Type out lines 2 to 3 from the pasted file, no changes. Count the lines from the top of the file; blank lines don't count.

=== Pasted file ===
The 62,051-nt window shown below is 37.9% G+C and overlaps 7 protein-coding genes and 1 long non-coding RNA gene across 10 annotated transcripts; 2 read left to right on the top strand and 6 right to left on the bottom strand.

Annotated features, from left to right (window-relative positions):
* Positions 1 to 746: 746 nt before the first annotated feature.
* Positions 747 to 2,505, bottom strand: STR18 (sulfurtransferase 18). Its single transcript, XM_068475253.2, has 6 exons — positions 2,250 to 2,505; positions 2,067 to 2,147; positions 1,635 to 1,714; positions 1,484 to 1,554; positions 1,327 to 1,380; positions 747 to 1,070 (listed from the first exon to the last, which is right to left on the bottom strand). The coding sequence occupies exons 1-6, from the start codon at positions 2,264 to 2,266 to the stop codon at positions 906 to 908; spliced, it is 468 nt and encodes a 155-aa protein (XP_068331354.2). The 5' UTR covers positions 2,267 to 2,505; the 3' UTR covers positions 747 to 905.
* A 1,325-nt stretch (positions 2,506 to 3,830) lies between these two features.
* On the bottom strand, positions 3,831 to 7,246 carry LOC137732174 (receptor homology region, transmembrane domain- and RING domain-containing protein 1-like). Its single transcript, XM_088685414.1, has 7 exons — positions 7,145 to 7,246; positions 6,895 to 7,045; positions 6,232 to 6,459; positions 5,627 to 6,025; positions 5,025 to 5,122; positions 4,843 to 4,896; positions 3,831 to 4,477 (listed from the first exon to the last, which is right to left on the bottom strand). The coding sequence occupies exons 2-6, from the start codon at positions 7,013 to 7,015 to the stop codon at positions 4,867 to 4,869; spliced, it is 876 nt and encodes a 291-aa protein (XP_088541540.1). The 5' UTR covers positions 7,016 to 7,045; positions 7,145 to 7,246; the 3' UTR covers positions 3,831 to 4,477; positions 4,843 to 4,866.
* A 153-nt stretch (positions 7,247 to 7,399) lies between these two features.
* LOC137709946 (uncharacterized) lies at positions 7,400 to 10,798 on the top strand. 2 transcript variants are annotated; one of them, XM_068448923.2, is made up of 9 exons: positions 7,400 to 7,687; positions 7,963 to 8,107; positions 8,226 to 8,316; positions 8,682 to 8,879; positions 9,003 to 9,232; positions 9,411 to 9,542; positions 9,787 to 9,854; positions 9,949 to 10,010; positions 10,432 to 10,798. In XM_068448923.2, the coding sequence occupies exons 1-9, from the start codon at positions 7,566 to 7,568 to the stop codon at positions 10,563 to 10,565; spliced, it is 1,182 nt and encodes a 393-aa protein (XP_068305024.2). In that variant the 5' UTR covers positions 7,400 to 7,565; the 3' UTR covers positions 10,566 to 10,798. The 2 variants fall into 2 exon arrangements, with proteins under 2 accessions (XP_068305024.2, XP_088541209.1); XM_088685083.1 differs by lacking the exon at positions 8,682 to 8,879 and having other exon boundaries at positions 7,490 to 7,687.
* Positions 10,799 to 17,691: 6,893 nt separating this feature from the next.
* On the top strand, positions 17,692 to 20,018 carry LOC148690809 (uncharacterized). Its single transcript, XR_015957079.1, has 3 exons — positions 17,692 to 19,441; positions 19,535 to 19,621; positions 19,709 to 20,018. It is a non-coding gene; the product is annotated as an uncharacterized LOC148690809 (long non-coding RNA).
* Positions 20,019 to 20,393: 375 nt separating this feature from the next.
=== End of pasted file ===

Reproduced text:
Annotated features, from left to right (window-relative positions):
* Positions 1 to 746: 746 nt before the first annotated feature.